While I enjoyed the book thoroughly and learned a great deal I felt at times that the author's personal agenda clouded some of her discussions, especially those involving women (whether straight, lesbian, transgendered or otherwise). While I agree that women have been and in some places still are dominated and or repressed by men, I cannot agree that the experiences are as uniform and unilateral as she insists they are. Chapter three is the worst offender and quickly goes from being an academic ...more
J Baker
Patrick Califia's book was surprisingly insightful. I know he's received a lot of flak since he transitioned, but for me that doesn't lessen the impact or value of his historical attention to transgender issues, even if it does call into account, in some way I find irrelevant, his objectivity. He is clearly very passionate about it. It isn't a book mired in theory, which is part of its charm.
Aug 14, 2007 Jazzy rated it 5 of 5 stars
Recommends it for: people who want to learn more about transgendered people
Shelves: queer
this is a amazing collection of essays about the politics of transgererism. Califa is very unbiased in their writing. many of the essays talk about the negitive and possitive reactions to trans people. the history of the first out trannies, and the first out trannyphobs.
it is a great book of theory and i hate theory.
read it.
An insightful and brave book. It also includes a very informative and detailed history of trans people in America in the past half century. The author is not afraid to share opinions and ideas, even very controversial ones. In fact, I think they really enjoy de-simplifying an already complex issue. I'm appreciating this.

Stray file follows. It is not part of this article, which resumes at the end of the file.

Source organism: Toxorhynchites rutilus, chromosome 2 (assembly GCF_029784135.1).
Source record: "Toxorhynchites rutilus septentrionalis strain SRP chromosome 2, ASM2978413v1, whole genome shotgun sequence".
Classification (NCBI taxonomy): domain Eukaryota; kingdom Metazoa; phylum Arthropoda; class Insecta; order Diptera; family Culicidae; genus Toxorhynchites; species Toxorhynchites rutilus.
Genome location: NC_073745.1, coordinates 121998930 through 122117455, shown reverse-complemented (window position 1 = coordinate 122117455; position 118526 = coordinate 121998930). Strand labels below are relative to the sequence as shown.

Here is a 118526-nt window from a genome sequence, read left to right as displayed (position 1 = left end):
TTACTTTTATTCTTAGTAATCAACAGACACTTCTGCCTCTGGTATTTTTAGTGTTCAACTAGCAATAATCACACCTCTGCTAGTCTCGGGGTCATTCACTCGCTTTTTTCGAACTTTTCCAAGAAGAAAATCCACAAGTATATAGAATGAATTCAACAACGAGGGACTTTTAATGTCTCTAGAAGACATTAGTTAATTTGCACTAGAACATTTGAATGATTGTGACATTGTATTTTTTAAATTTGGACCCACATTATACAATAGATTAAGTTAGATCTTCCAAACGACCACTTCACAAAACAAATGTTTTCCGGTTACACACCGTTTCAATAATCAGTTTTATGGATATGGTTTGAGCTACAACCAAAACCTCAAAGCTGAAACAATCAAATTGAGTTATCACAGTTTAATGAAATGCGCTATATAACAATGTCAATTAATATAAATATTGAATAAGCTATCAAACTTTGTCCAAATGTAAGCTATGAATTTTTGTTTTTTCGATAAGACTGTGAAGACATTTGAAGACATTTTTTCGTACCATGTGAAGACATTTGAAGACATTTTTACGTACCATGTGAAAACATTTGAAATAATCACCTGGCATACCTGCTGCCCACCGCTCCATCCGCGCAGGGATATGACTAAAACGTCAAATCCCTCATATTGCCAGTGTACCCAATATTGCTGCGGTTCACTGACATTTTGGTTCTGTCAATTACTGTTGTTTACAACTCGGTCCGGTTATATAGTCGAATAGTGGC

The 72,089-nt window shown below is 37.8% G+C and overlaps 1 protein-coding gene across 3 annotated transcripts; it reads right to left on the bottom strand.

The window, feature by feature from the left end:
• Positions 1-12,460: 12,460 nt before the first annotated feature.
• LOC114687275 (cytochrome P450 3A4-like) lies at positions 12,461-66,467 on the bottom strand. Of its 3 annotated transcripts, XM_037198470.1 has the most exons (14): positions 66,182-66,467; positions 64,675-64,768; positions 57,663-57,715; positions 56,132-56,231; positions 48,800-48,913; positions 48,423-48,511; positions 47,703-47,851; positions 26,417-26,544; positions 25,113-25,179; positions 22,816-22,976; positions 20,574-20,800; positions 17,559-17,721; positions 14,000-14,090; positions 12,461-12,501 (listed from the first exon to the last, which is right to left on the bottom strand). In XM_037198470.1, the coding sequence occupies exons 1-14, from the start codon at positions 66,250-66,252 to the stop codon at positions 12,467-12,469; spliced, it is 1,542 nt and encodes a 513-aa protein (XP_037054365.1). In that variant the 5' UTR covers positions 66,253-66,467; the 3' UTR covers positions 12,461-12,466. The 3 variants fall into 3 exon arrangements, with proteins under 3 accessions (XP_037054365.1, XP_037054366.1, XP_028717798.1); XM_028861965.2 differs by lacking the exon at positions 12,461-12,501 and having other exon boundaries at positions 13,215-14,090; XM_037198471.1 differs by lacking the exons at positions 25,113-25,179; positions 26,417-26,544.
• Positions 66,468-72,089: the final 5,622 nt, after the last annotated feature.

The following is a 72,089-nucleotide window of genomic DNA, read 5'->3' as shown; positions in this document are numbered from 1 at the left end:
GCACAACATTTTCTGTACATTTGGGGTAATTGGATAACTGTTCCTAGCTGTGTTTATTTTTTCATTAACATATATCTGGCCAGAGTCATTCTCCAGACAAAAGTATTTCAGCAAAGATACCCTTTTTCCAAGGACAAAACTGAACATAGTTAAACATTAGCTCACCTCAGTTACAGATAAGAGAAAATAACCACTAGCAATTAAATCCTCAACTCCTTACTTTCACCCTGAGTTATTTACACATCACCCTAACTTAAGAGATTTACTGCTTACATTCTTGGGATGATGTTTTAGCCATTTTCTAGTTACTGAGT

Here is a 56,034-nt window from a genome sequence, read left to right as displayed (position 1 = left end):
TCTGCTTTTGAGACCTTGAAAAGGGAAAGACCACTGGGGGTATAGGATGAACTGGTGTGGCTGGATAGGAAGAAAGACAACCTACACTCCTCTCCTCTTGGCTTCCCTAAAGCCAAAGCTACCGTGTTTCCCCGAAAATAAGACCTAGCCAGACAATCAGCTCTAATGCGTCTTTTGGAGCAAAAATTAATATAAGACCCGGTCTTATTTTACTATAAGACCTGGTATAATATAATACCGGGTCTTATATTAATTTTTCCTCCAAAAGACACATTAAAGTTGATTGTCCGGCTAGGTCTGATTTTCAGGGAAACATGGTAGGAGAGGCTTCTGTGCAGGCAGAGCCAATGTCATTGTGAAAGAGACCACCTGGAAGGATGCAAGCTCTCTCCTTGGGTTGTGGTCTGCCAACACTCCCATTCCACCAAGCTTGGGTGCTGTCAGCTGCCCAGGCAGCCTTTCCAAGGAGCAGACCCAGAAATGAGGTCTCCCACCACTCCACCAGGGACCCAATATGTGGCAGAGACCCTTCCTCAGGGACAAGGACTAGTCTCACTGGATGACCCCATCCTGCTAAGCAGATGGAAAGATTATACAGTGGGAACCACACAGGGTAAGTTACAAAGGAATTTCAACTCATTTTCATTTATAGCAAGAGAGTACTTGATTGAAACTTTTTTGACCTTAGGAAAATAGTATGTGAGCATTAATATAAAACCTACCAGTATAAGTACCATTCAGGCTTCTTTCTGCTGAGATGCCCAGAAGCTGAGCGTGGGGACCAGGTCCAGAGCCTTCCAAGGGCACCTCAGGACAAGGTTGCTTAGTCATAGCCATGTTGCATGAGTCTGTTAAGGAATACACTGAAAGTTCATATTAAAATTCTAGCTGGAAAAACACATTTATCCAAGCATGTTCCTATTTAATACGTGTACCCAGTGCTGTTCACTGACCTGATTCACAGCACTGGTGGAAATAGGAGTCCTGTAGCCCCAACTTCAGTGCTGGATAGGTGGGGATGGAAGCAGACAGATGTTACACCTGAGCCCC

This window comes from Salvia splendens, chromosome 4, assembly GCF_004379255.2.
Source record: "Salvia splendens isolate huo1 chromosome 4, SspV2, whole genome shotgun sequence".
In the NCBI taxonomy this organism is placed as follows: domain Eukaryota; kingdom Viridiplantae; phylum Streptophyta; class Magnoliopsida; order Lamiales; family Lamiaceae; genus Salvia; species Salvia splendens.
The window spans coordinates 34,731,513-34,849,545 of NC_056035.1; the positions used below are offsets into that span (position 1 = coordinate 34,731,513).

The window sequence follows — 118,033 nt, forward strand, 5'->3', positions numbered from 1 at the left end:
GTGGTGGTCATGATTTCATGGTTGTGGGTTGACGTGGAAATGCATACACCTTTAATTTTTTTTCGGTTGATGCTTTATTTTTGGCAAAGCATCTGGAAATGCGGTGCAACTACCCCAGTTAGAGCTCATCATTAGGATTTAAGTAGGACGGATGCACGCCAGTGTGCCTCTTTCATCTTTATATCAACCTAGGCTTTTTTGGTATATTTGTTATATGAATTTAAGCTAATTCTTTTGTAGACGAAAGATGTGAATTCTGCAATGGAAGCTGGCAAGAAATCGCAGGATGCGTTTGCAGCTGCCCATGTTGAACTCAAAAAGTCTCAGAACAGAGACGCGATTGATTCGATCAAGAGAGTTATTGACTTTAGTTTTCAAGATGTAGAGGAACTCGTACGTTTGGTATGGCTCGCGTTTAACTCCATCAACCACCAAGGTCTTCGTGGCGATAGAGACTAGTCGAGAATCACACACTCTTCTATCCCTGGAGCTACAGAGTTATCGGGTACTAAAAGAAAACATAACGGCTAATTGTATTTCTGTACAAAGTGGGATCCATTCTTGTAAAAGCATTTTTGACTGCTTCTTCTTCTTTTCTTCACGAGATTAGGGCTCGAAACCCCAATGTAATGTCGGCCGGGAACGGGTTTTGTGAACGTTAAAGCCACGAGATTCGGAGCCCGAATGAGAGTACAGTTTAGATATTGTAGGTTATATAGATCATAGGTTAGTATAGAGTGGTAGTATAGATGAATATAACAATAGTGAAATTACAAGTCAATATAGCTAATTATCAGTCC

I gave this to my mom to read - it's the only transgender reader I've found that represents a wide enough variety of experience that it's pretty much approachable by everybody. Not perfect though, and I prefer the reader called "genderqueer" but felt most of those stories were too racy or personal for a parent.
Frankie Reeves
Astonishingly detailed and objective studies on everything transgender. This book is an amazing first step for anybody interested in understanding more about transgender and transsexual history, and parts of it definitely helped me develop a great understanding of my sense of self.
Much of this book is dated, especially the preface to the second edition (the newest, I think) and the feminist section - Janice Raymond really isn't taken serious anymore. Even so, Sex Changes is interesting keeping in mind the 1997 perspective.
I tried REALLY hard to get through this book, but I have yet to.
It's a topic about which I am very curious, and of course no one writes about gender and sexuality like Pat/rick, but it did not hold my interest.
I'll try again some day.
Oz Barton
A rare find: a book about trans people, by a trans person, that isn't an autobiography and doesn't suck. Academic, rigorous, critical, and dense text.

By far one of my favorites on the topic.
Pretty good, although it tried to be too comprehensive and ended up a little unfocused. I wish he'd had more of a thesis or argument, though I know it was meant to be an overview kind of book.
Nov 14, 2008 Laura rated it 5 of 5 stars
Recommends it for: smart, politically saavy queers
Recommended to Laura by: boifriend
a great book for anyone who wants to better understand transgenderism (i read it while dating a tranny-boi).